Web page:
Habituated, Part Three

Several months after I returned to the United States, when no amount of rest or food or stasis seemed to make me feel any better, I decided to revisit the thyroid theory.  I had a goiter, after all – this seemed to my lay mind to be a strong indication that my thyroid was in distress.  I also had several thyroid symptoms.  Like most thyroid symptoms, they were minor and ambiguous.  I was constipated.  I had gained weight.  

Then there were the energy problems, which were even more subtle:

I had trouble sleeping.  I didn’t feel alert when I was awake.  I had trouble concentrating on anything.  I felt dull.  I felt oddly unhappy, dismayed, distressed.  

So I got my thyroid tested again, and my blood levels were still within normal range.  I was fine: nothing was the matter, I was the matter.  

Then my period went wonky.  I had been trying to get an IUD, since I tended to change carriers even more often than I changed countries.  The process was a pain in the ass: I had to go in on a certain day of my period each month.  Of course, my doctor wouldn’t offer a tentative appointment during a range of three or four days.  What I had to do was call on the first day of my period to see if they could fit me in within three to five days.  For three straight months, as it happened, I started bleeding on a Thursday.  I noticed that my cycle didn’t last as long as it had used to, and that it didn’t seem as…full.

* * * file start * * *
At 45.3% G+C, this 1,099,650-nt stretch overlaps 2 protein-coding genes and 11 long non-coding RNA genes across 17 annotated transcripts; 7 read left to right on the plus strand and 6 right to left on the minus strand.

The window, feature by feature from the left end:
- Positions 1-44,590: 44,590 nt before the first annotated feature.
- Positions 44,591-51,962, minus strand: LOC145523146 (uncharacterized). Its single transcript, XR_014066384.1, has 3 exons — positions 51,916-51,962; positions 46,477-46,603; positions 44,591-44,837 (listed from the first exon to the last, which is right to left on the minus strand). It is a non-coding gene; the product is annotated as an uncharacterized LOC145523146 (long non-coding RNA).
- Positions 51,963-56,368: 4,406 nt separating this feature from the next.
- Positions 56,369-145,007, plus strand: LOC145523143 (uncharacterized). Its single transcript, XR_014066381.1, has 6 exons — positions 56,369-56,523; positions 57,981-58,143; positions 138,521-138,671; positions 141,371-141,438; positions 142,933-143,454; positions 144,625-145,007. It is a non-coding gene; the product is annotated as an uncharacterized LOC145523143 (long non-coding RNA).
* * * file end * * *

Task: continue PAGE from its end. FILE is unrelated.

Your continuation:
(This is a problem I’ve had throughout: thyroid symptoms tend to be symptoms of any number of things, and minor symptoms at that.  It seems like a trope amongst the other thyroid sufferers I’ve met: they usually cycle through years of misdiagnosis or no diagnosis at all.  Basically, you go to your doctor and say, “I’m a little bit fat and a little bit sad, doc, what can you for me?”  My period was rusty.  I had menstrual dwindling.  My cycle was slightly less regular than it used to be, and this had gone on for five whole months.  Still, I had been as regular as a switch watch since age twelve, so much so that I never bothered to keep track, and now it was suddenly sluggish.  Just like me.)

My doctor wasn’t being very receptive, so I got my friend’s doctor dad to order a blood test, so I could at least check my levels.  That test showed that I was within normal range but that my numbers were a bit worse than they had been just a few months before.  I mentioned the test to my doctor, and they refused to recognize it, because it had not been ordered by them, even though it had been performed at the lab across the hall from their office.  They told me that I would have to get another blood test, on their orders, and then I would be welcome to come in and discuss it, but if the results were similar to the one they refused to recognize, well, I would be officially subclinical and I would officially have no thyroid problem.  

I called the family friend to explain the situation, and he agreed to meet with me at his clinic.  I went and listed my middling symptoms (less energy, less drive, less happiness, less blood each month…) and he agreed to start me on a low dose of thyroid hormone.  I explained that I had felt lousy for several months – at that point, more than a year.  I explained that I seemed to be getting a bit worse instead of better.  He wrote me a prescription for two months’ worth: one month and one more month, pills to be taken once a day in the morning.  

I went off to Korea just a few weeks later.  

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